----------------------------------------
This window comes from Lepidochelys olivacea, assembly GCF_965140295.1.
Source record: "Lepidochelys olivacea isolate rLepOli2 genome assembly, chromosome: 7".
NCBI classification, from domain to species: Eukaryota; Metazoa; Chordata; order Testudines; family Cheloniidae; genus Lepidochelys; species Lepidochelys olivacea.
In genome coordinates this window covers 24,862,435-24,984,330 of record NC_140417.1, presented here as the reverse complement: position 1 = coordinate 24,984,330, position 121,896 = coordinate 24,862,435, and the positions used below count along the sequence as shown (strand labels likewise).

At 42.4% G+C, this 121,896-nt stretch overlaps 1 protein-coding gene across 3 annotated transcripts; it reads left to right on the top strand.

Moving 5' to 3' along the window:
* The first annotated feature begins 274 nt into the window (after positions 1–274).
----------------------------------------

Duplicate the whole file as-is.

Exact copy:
This window comes from Lepidochelys olivacea, assembly GCF_965140295.1.
Source record: "Lepidochelys olivacea isolate rLepOli2 genome assembly, chromosome: 7".
NCBI classification, from domain to species: Eukaryota; Metazoa; Chordata; order Testudines; family Cheloniidae; genus Lepidochelys; species Lepidochelys olivacea.
In genome coordinates this window covers 24,862,435-24,984,330 of record NC_140417.1, presented here as the reverse complement: position 1 = coordinate 24,984,330, position 121,896 = coordinate 24,862,435, and the positions used below count along the sequence as shown (strand labels likewise).

At 42.4% G+C, this 121,896-nt stretch overlaps 1 protein-coding gene across 3 annotated transcripts; it reads left to right on the top strand.

Moving 5' to 3' along the window:
* The first annotated feature begins 274 nt into the window (after positions 1–274).